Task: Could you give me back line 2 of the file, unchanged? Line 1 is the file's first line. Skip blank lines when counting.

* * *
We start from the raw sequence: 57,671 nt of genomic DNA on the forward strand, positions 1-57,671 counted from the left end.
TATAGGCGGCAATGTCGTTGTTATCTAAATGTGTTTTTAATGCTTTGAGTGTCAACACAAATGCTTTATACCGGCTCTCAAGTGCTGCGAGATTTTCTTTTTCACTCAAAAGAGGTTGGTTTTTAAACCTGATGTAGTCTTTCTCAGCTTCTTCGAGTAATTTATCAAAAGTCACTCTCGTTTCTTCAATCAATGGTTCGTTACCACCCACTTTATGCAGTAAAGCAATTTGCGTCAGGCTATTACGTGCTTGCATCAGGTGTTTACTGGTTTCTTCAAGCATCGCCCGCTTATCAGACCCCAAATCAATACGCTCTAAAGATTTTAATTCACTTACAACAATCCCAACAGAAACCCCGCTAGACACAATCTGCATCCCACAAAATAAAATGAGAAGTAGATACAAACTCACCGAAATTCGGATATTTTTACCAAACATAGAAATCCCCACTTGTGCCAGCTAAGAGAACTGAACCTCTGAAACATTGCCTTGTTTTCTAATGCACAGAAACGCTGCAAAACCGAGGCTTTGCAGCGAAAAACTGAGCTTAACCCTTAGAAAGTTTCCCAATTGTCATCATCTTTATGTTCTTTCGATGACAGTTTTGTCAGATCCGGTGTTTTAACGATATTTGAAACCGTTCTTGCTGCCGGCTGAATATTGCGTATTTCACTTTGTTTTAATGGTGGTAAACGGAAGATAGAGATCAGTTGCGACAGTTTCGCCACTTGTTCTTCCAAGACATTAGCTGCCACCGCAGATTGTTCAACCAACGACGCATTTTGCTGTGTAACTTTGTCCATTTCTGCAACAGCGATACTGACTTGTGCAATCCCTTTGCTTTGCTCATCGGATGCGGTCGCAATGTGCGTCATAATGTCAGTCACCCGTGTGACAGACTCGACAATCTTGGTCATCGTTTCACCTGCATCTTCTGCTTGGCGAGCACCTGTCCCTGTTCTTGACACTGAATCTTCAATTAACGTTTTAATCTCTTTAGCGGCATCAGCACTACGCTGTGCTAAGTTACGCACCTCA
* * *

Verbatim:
TATAGGCGGCAATGTCGTTGTTATCTAAATGTGTTTTTAATGCTTTGAGTGTCAACACAAATGCTTTATACCGGCTCTCAAGTGCTGCGAGATTTTCTTTTTCACTCAAAAGAGGTTGGTTTTTAAACCTGATGTAGTCTTTCTCAGCTTCTTCGAGTAATTTATCAAAAGTCACTCTCGTTTCTTCAATCAATGGTTCGTTACCACCCACTTTATGCAGTAAAGCAATTTGCGTCAGGCTATTACGTGCTTGCATCAGGTGTTTACTGGTTTCTTCAAGCATCGCCCGCTTATCAGACCCCAAATCAATACGCTCTAAAGATTTTAATTCACTTACAACAATCCCAACAGAAACCCCGCTAGACACAATCTGCATCCCACAAAATAAAATGAGAAGTAGATACAAACTCACCGAAATTCGGATATTTTTACCAAACATAGAAATCCCCACTTGTGCCAGCTAAGAGAACTGAACCTCTGAAACATTGCCTTGTTTTCTAATGCACAGAAACGCTGCAAAACCGAGGCTTTGCAGCGAAAAACTGAGCTTAACCCTTAGAAAGTTTCCCAATTGTCATCATCTTTATGTTCTTTCGATGACAGTTTTGTCAGATCCGGTGTTTTAACGATATTTGAAACCGTTCTTGCTGCCGGCTGAATATTGCGTATTTCACTTTGTTTTAATGGTGGTAAACGGAAGATAGAGATCAGTTGCGACAGTTTCGCCACTTGTTCTTCCAAGACATTAGCTGCCACCGCAGATTGTTCAACCAACGACGCATTTTGCTGTGTAACTTTGTCCATTTCTGCAACAGCGATACTGACTTGTGCAATCCCTTTGCTTTGCTCATCGGATGCGGTCGCAATGTGCGTCATAATGTCAGTCACCCGTGTGACAGACTCGACAATCTTGGTCATCGTTTCACCTGCATCTTCTGCTTGGCGAGCACCTGTCCCTGTTCTTGACACTGAATCTTCAATTAACGTTTTAATCTCTTTAGCGGCATCAGCACTACGCTGTGCTAAGTTACGCACCTCA